Naval Chief Admiral Karambir Singh said that the force is fully committed to the ‘Make in India’ vision. He emphasised Navy’s commitment by putting forward the its report card during the annual press conference held on 3rd December ahead of the Navy Day celebrations. Since December 2108, close to 88 per cent of contracts and Acceptance of Necessity (AoNs), by value, have been concluded with or accorded to Indian vendors. He also informed that the Navy’s share of the defence budget has declined from 18 per cent in 2012 to approximately 13 per cent in the financial year 2019-20. Inspite of the crunch, the Navy remains committed to force modernisation by optimum utilisation of the allotted budget.
Highlighting the fact of the Indian Navy having been at the forefront of ‘Self Reliance in Defence Production’, right since Independence, Admiral Singh said, “Our commitment to this pursuit is seen by the fact that out of the 50 ships and submarines, currently under construction, 48 are being built in Indian shipyards. These include the Aircraft CarrierVikrant, P15B class Destroyers, P17A class stealth Frigates, Offshore Patrol Vessels and Scorpene class submarines”.
The last of the P 28 ASW Corvette is scheduled for delivery by early next year. The delivery of four additional P8I Maritime Reconnaissance Aircraft is scheduled by 2021, said the Navy Chief while informing that, “We have also contracted for 16 ASW Shallow Water Craft and 36 aircraft which includes HAL built 12 Dorniers, 16 ALH and eightChetakhelicopters”.
Providing details of future acquisition planning, the Navy Chief revealed that Acceptance of Necessity (AoN) has also been accorded for 41 ships, 10 Kamov 31 helicopters, 24 Multi Role Helicopters and six additional P-8I aircraft. Elaborating about the Government’s Strategic Partnership Model, he said that Navy is pursuing the project of P 75I submarines and Naval Utility Helicopters.
Commenting on indigenisation plan, Naval Chief said, “The Indian Navy has also commenced the process of indigenizing complex and high end technology equipment, which are presently being imported, such as Marine Diesel Engines, Power Generators, Shafting and Propellers, with active participation from Public and Private Sector industries. Our aim is to reduce import dependency and progressively increase indigenous content in our shipbuilding projects”.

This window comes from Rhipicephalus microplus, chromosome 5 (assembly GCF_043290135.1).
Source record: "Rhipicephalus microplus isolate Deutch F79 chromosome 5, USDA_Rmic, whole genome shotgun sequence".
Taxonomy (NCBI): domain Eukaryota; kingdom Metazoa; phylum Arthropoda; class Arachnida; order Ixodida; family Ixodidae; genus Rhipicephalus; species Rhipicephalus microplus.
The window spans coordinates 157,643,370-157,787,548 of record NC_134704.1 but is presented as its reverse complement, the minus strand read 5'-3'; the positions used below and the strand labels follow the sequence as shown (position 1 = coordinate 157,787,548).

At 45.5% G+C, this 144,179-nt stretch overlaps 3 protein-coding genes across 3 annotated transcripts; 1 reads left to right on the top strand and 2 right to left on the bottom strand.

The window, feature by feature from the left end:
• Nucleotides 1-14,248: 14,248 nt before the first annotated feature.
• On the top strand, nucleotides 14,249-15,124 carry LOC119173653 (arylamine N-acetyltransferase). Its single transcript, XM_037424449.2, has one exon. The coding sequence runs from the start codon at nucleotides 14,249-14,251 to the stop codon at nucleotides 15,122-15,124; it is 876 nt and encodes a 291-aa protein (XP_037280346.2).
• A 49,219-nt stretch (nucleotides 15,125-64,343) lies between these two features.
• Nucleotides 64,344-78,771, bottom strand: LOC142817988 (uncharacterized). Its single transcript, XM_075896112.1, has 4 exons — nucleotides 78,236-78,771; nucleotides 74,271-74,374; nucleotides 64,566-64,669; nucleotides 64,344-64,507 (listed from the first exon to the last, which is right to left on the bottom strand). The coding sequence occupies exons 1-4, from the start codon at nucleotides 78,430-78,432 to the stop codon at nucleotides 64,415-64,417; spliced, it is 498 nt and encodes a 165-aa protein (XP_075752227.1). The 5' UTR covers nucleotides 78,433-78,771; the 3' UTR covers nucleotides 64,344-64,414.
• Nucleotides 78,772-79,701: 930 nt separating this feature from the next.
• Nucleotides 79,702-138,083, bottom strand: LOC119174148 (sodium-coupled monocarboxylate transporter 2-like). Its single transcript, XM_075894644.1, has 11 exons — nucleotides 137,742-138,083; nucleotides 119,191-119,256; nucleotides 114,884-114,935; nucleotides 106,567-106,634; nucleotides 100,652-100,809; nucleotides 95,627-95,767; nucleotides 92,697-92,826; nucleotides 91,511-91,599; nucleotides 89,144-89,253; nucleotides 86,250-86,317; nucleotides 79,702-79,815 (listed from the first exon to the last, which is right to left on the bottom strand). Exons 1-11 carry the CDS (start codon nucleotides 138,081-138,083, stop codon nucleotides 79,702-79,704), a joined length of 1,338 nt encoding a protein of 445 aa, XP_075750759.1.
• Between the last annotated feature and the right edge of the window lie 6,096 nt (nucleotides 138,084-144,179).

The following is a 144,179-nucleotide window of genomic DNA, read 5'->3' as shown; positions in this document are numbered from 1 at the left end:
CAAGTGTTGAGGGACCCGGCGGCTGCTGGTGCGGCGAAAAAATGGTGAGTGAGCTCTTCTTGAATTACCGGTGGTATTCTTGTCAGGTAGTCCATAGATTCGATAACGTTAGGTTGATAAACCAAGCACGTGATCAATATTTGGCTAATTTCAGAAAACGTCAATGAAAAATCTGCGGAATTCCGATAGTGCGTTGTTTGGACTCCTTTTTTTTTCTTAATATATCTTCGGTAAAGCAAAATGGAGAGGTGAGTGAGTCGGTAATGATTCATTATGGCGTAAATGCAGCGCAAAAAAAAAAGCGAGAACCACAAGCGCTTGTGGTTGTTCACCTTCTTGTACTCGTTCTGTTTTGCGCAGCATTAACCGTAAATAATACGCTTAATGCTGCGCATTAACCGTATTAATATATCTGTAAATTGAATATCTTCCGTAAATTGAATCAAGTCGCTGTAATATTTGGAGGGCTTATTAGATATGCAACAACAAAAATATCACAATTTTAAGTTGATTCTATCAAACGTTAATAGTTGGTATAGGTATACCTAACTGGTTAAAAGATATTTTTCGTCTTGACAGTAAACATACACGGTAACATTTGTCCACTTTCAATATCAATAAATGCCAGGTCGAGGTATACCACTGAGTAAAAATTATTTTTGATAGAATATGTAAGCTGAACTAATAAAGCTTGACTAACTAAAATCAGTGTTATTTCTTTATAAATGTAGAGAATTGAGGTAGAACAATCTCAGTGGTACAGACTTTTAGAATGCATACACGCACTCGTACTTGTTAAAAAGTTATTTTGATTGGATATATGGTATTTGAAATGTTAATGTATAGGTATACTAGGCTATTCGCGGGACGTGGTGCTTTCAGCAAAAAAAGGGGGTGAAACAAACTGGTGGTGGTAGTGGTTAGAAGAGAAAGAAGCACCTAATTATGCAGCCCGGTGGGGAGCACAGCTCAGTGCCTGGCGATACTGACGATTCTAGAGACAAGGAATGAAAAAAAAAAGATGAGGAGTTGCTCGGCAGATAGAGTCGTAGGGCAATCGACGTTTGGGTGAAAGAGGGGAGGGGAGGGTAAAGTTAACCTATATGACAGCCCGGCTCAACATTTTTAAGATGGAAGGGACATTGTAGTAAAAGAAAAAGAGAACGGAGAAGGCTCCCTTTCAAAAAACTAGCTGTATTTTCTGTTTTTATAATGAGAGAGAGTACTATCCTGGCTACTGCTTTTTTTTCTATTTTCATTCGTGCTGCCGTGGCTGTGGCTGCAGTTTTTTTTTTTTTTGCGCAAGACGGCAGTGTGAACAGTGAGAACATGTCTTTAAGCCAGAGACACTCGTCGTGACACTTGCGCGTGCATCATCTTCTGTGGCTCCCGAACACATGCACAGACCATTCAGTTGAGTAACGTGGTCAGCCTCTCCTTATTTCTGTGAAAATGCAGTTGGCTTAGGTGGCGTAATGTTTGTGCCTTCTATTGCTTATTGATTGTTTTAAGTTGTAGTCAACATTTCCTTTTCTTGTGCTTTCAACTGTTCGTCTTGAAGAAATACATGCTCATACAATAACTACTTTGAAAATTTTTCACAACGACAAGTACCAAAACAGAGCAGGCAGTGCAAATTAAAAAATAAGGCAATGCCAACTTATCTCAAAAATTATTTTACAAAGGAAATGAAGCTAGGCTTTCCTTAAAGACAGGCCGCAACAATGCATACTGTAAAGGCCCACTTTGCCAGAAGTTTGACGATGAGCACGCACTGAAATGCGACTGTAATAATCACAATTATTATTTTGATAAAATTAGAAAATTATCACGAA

Admiral Singh also said that the Navy’s long-term plan is to have three aircraft carriers. The first indigenous aircraft carrier will be fully operational by 2022 and will have MiG-29K aircraft.
He said “The Navy’s Long Term Capability Plan envisages induction of three Aircraft Carriers, so that two CBGs (Carrier BattleGroups) are available for dispersed deployments in the IOR at all times. The broad contours of IAC (Indigenous Aircraft Carrier) 2, to be constructed in India as a 65,000 ton CATOBAR carrier with electric propulsion have been formulated and the case will be processed for accordance of AoN.”
He added, “As the Naval Chief I am going to convince that the country requires three aircraft carriers so that two are them are operational at any given time. We are preparing our case to make sure that it meets the requirement and then we will go up to the government for the AoN (Acceptance of Necessity). This is our thinking at the moment”.
India Watching Chinese Presence in Indian Ocean
The Naval Chief said India is playing a stabilising role in the Indo-Pacific region and no action by any other player in the region should impact New Delhi. On being asked about the Chinese presence in the Indian Ocean Region (IOR), Admiral Singh said, “Presence of China in the IOR has started in 2008 and their presence in IOR is increasing and we are constantly watching it. On an average seven to eight Chinese ships are available in this area some of them for anti-piracy and some doing scientific research in this area. Sometimes they come here when some satellite launching is done. They are here for various purposes. Our stand is that if something is in our region then you have to notify or seek our permission”.
On Pakistan, the Navy Chief said, “As far as Pakistan is concerned we all are aware what kind of intentions they have. My concern as a naval officer is that the maritime interests of our country; no action of any other player in our region must adversely impact on us”. He went on to add that “We also know about the intelligence inputs about that terror groups planning to enter India through sea routes. We have put in adequate defence mechanism to thwart any threats”.
Admiral Singh asserted that the Navy is fully prepared to deal with national security challenges.“We are putting our defence and security in place to ensure that threats from terror groups are thwarted. I want to assure that Navy along with the Coast Guard and other security agencies are ready to face any challenge.”